Axial low back pain: one painful area--many perceptions and mechanisms

PLoS One. 2013 Jul 2;8(7):e68273. doi: 10.1371/journal.pone.0068273. Print 2013.

Abstract

Axial low back pain can be considered as a syndrome with both nociceptive and neuropathic pain components (mixed-pain). Especially neuropathic pain comprises a therapeutic challenge in practical experience and may explain why pharmacotherapy in back pain is often disappointing for both the patient and the therapist. This survey uses epidemiological and clinical data on the symptomatology of 1083 patients with axial low back pain from a cross sectional survey (painDETECT). Objectives were (1) to estimate whether neuropathic pain contributes to axial low back pain and if so to what extent. (2) To detect subgroups of patients with typical sensory symptom profiles and to analyse their demographic data and co-morbidities. (3) To compare patients with and without prior intervertebral disc surgery (IVD). Neuropathic pain components could be detected in 12% of the entire cohort. Cluster analyses of these patients revealed five distinct subgroups of patients showing a characteristic sensory profile, i.e. a typical constellation and combination of symptoms. All subgroups occurred in relevant numbers and some showed distinct neuropathic characteristics while others showed nociceptive features. Post-IVD-surgery patients showed a tendency to score more "neuropathic" than patients without surgery (not statistically significant). Axial low back pain has a high prevalence of co-morbidities with implication on therapeutic aspects. From these data it can be concluded that sensory profiles based on descriptor severity may serve as a better predictor for therapy assessment than pain intensity or sole diagnosis alone. Standardized phenotyping of pain symptoms with easy tools may help to develop an individualized therapy leading to a higher success rate in pharmacotherapy of axial low back pain.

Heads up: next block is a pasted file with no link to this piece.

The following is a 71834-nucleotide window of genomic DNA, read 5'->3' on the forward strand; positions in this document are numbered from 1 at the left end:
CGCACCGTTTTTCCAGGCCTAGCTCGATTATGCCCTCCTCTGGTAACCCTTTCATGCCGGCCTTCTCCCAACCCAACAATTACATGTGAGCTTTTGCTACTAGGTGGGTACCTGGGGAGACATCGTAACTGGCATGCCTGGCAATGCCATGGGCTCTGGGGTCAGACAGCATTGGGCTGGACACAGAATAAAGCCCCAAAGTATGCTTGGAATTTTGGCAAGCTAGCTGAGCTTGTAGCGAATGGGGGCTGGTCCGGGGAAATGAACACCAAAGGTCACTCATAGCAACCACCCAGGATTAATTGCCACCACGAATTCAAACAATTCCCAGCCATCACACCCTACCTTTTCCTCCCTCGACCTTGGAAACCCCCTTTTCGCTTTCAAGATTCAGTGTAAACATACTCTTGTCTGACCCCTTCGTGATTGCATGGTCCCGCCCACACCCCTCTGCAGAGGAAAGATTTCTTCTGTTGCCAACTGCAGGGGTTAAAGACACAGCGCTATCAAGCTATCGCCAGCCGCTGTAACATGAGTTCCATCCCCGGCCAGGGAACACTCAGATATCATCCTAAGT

Publication types

  • Multicenter Study
  • Research Support, Non-U.S. Gov't

MeSH terms

  • Adult
  • Aged
  • Cluster Analysis
  • Comorbidity
  • Cross-Sectional Studies
  • Diskectomy / statistics & numerical data
  • Female
  • Germany / epidemiology
  • Humans
  • Low Back Pain / diagnosis
  • Low Back Pain / epidemiology
  • Low Back Pain / physiopathology*
  • Male
  • Middle Aged
  • Neuralgia / diagnosis
  • Neuralgia / epidemiology
  • Neuralgia / physiopathology*
  • Outpatients / classification
  • Outpatients / statistics & numerical data*
  • Pain Measurement / classification
  • Pain Measurement / methods
  • Prevalence
  • Surveys and Questionnaires*

Grant support

This research was supported by a grant from Pfizer Germany without restriction on publication. Data was collected within the PainDetect project, which was funded by Pfizer. The funder had no role in study design, analysis, decision to publish, or preparation of the manuscript.